Phil Ivey Loses Borgata Edge Sorting Case - Ordered to repay $10.1m

It's not been a good year for Phil Ivey. Not only did he have his appeal for the $12m in winnings he was refused by Crockfords, London turned down by a London appellate court last month, but now he has been ordered to pay $10.1m to the Borgata Casino and Hotel in Atlantic City after a court ruling.

Back in October a court in New Jersey ruled that the $9.6 million he gained during a session of mini-baccarat at the Borgata was irregular and he had breached his contract with the casino. Since then the Borgata filed a huge claim for damages which included not only the $9.6m Ivey "won" alongside accomplice Cheng Yin Sun but also for the $15.5m they claim they could have expected to have won from Ivey given the true house edge. Borgata also brought a case of fraud before the court. Although the $15.5m in damages were turned down as being "too speculative", and the fraud charges were dismissed, the court still ordered Ivey to pay back an eight-figure sum due to the fact that he subverted the true nature of the game. The judge ruled that the house's edge was one of the defining characteristics of baccarat, and by shifting the odds in his favour by using slight flaws in the cards patterns to determine their value, Ivey and Sun were in effect playing a different game, and one which was not regulated by the New Jersey Casino Control Act.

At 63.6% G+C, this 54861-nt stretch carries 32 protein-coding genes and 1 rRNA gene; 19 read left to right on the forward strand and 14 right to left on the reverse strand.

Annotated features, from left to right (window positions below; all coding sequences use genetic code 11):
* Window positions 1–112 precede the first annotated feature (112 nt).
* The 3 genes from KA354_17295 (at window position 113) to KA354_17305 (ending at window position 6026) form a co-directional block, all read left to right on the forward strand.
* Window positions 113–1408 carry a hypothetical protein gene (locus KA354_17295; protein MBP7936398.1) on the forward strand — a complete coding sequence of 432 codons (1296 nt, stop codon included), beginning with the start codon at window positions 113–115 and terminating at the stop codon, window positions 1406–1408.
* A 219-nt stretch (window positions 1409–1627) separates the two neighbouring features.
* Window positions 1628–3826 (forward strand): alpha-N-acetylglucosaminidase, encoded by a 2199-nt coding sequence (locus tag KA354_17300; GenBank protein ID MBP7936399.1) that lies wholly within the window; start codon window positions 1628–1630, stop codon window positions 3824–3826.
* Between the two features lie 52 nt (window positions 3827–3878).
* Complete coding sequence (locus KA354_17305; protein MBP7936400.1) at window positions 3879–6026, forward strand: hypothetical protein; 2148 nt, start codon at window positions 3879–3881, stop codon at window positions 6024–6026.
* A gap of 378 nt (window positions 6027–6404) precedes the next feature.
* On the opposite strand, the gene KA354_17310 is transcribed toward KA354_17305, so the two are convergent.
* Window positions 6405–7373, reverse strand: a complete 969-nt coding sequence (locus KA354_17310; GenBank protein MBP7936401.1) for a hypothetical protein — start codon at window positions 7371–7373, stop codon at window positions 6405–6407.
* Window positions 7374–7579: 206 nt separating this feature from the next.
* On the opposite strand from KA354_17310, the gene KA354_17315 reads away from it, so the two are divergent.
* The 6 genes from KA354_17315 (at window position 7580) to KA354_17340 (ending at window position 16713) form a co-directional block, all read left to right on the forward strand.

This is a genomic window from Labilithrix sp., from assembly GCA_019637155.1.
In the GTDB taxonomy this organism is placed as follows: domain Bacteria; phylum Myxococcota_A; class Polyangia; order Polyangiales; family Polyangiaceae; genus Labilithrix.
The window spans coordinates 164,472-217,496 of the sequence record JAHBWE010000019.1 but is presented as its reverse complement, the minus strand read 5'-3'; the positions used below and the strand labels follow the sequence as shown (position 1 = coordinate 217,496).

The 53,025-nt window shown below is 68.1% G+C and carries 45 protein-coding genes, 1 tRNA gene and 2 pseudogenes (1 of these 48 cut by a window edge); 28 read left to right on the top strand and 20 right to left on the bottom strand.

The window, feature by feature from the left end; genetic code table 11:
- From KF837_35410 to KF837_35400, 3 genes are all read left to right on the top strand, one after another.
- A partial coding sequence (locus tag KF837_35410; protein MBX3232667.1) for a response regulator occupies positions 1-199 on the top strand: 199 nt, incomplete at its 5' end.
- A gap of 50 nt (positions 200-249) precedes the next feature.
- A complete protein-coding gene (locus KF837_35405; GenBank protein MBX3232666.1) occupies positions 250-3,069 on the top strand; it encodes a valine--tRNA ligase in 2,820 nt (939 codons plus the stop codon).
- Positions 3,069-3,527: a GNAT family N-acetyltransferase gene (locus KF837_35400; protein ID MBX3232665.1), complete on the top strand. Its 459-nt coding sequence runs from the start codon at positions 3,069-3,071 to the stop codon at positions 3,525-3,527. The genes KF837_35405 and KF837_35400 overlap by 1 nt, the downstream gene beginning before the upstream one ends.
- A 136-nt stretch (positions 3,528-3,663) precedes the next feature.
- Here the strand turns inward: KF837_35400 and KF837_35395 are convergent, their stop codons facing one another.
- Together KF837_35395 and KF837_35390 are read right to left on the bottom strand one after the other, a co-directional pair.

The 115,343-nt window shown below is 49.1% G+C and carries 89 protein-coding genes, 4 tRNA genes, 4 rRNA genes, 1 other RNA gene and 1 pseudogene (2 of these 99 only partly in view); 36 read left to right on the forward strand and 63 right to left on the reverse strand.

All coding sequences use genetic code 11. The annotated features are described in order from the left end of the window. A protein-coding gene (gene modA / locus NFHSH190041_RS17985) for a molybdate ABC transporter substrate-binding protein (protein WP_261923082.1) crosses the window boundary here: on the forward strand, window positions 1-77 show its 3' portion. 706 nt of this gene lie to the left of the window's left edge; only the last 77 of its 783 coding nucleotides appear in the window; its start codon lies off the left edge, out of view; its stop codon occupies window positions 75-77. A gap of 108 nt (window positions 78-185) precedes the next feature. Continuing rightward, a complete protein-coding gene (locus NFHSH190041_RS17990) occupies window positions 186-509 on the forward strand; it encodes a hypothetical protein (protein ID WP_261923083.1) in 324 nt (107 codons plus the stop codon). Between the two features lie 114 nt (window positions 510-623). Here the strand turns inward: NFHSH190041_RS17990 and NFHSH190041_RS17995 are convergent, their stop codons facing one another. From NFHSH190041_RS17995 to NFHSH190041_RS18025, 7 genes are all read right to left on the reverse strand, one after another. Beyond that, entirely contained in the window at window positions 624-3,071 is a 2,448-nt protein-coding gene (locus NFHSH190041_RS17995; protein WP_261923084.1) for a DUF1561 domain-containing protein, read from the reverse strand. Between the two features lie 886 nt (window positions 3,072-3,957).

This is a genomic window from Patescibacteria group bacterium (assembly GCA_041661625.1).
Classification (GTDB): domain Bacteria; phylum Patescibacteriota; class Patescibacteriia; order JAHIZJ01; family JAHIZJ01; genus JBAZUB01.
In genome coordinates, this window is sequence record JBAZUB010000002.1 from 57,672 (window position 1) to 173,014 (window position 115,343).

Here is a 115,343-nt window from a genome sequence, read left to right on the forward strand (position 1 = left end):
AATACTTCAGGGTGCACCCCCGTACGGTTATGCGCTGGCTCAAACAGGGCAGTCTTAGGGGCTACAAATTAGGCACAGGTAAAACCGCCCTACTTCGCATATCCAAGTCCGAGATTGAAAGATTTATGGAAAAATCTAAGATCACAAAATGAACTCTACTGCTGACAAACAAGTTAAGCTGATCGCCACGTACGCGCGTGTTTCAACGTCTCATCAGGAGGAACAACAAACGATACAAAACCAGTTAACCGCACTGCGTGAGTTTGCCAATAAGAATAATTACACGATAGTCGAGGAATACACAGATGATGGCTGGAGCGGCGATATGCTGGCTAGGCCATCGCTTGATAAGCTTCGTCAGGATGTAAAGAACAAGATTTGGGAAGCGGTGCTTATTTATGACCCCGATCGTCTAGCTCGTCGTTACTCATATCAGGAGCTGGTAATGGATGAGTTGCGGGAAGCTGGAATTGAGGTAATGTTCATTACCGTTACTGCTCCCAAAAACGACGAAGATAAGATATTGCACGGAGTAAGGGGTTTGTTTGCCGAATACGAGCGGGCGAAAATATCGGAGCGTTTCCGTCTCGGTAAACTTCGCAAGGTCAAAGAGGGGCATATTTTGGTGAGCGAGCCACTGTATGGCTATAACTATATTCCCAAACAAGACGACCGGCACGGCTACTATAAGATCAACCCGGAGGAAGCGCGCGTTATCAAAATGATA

The $10.1m payment is for the $9.6m Ivey won at baccarat and a further $504,000 Ivey won at craps while betting with the money he had made from Baccarat.

On the bright side, the $1/2m in comps received by Ivey and Sun will not have to be repaid.

It is unknown as yet whether Ivey will appeal this verdict, although given that he is currently appealing the the UK Supreme Court in the Crockfords case, we would be surprised if he will be ready to pay back the 10 milly just yet.

 

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